The site for this project is in a mixed part of a mixed neighbourhood. Point Ste Charles has been the mixed neighbourhood 'par excellence' since the first European settled there in 1658. At that time it became a farming community. (We will visit the Ferme St Gabriel, founded in 1668).
 In 1825 the Lachine Canal was opened and the neighbourhood became a thriving mixed area of industries and workers' housing. The opening of the Victoria bridge in 1860 strenghtened this role, and till 1959 (when the St. Lawrence Seaway was opened), the Lachine Canal basin formed the largest concentration of heay industry in Canada. All that changed after 1959, and by the early 70's Point Ste Charles and all the other Lachine Canal Basin communities (St. Henri, Cote St. Paul, Ville Emard, Lasalle and Lachine  languished with abandoned buildings and high unemployment rates,  after the industries moved away and people moved to the suburbs. In the early 70's a major change occurred in the neighbourhood when the Green Line of the Metro was extended from Atwater to the current terminus at Angrignon. The Charlevoix Metro station gave for the first time 'equal access' to the area, after centure of relatively tortured access over bridges or though a tunnel that strongly isolated the neighbourhood. It was in the late 70\s that interest in the area perked up, and the revival has been steady since. Industrial buildings have been turned into upscale housing, the canal zone has been turned into a very successful linear park and the canal itself has been reopened to pleasure boating.
An important, little noticed fact::The population of the area has decreased dramatically since the 1950's; at that time there were almost 35.000 inhabitants, while the most recent sensus enumerated only 13.500.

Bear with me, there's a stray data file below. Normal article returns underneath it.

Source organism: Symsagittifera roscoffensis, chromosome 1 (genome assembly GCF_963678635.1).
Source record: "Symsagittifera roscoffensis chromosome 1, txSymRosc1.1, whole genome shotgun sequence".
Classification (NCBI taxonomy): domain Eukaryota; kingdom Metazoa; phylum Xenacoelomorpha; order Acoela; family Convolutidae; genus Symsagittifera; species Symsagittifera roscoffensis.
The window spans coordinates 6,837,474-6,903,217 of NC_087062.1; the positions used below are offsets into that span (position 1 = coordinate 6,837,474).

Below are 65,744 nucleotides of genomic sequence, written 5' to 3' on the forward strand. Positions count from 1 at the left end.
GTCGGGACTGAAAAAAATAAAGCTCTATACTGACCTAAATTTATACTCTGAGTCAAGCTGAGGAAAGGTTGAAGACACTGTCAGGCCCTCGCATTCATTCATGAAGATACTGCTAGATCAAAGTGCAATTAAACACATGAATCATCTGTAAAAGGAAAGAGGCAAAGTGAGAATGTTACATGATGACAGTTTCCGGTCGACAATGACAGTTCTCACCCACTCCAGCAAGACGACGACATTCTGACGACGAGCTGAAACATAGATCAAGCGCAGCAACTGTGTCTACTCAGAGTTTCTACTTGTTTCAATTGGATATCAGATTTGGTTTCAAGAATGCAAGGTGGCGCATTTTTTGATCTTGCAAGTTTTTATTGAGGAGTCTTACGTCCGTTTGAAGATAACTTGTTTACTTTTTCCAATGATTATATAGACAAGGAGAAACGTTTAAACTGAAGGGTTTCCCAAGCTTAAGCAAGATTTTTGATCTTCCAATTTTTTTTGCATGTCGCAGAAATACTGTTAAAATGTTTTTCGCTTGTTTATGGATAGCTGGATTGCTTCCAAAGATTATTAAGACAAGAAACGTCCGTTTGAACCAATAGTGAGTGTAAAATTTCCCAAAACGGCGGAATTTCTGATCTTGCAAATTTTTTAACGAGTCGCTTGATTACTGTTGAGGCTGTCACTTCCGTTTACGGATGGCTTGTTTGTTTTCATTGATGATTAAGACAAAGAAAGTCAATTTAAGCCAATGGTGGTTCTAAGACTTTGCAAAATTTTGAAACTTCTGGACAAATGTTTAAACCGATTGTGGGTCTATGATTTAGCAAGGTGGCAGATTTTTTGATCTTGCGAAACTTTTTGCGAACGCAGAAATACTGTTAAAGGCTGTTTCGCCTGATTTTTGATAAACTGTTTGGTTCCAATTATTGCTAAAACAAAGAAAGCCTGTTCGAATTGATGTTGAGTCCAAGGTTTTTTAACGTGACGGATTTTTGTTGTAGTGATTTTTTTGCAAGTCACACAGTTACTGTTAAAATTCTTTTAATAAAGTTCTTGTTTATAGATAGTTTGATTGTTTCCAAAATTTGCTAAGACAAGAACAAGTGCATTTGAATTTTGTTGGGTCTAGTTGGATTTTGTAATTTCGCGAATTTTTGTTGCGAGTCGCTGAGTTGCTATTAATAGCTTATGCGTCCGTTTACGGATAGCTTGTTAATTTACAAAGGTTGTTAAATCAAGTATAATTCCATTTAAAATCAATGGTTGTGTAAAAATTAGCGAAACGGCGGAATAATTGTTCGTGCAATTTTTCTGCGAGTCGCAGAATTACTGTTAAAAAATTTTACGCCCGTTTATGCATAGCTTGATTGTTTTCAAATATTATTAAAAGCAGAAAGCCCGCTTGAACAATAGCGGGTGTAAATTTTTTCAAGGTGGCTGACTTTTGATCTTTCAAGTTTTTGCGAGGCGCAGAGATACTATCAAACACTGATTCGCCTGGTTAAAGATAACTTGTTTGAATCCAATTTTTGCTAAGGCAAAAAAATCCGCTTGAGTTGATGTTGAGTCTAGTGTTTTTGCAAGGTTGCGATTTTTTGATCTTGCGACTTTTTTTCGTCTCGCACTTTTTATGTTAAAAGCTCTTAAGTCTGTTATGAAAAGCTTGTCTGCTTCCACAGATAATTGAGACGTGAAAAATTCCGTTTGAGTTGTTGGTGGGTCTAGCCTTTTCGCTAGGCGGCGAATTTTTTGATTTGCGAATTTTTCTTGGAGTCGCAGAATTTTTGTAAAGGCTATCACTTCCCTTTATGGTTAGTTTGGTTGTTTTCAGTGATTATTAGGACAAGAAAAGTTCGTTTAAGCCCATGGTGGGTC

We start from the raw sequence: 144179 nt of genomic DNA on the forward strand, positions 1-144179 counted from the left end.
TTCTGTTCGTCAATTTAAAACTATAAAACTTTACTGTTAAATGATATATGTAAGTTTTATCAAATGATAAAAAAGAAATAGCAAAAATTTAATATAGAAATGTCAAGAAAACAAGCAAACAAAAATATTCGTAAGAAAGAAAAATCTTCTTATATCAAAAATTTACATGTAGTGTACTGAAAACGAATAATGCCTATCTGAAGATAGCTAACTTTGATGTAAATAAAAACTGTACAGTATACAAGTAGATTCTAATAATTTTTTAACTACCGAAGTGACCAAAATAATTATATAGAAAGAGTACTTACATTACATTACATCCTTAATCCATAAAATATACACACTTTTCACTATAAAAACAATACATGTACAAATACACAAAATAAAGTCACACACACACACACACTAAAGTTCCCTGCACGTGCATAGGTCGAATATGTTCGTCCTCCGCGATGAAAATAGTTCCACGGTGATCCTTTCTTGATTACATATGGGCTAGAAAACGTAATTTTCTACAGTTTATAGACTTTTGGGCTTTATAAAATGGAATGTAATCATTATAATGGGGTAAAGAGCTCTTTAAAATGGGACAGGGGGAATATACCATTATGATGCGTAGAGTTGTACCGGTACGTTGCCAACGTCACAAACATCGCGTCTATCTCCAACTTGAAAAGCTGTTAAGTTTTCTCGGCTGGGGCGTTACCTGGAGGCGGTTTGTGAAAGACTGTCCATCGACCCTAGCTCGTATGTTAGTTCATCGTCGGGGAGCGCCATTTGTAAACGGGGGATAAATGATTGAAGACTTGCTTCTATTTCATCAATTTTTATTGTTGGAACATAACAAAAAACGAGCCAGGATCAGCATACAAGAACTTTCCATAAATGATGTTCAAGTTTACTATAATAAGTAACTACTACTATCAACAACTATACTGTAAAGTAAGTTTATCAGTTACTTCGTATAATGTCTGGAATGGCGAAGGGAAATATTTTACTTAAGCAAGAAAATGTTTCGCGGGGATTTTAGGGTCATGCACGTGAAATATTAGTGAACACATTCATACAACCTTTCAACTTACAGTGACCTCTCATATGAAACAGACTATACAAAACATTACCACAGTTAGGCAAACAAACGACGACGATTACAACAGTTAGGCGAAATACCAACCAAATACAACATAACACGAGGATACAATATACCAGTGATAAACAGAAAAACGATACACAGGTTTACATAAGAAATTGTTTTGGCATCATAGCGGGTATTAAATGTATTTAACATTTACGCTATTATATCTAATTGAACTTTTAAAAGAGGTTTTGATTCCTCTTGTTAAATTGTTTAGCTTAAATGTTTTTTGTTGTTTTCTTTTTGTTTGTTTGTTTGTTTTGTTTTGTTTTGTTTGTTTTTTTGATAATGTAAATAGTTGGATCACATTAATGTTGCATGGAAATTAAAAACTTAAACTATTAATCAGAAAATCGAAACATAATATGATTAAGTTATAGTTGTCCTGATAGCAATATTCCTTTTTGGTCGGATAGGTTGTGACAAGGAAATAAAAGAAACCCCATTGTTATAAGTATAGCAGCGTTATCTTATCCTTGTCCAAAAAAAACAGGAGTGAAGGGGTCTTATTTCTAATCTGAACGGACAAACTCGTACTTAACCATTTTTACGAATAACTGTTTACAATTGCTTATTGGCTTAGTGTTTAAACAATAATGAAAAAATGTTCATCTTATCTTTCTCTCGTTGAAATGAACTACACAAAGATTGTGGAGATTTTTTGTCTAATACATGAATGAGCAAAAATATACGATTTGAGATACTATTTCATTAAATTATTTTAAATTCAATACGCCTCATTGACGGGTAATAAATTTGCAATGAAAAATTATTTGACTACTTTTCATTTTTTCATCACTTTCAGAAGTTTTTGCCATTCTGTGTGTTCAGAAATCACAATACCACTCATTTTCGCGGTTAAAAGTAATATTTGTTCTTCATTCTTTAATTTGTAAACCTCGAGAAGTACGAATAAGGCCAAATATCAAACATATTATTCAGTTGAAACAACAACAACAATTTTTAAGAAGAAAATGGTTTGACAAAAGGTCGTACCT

The street

Rue Augustin Cantin offers an interesting record of the transformations of the area that have been going on over the last 30 or 40 years. Several buildings have been transformed from industrial use to residential use, empty sites have been infilled with new housing, and the Northern electric building at the Easter end of the street has, after its closing in the 1970's been used for almost twenty years for a mix of small businesses, and will, over the next few years, be converted into one of the biggest mixed-income housing projects in the country.

The site chosen is a 22 meter by 40 meter square lot on the North side of the street. We will make a site visit to record the border conditions and the topography of the site.

Our project follows the edicts of 'slow architecture. Acroos the Canal, in Griffintown there is now a grandiose project of 'fast architecture'

The Program- An outline

All building design projects have to be based on a program; this consists of an outline of what functions will be served by a building and what kind of spaces are to be created to fulfill those functions.
The program in this project will be defined by our joint efforts over the first few weeks of the studio.
The basic functions to be accommodated are, in outline: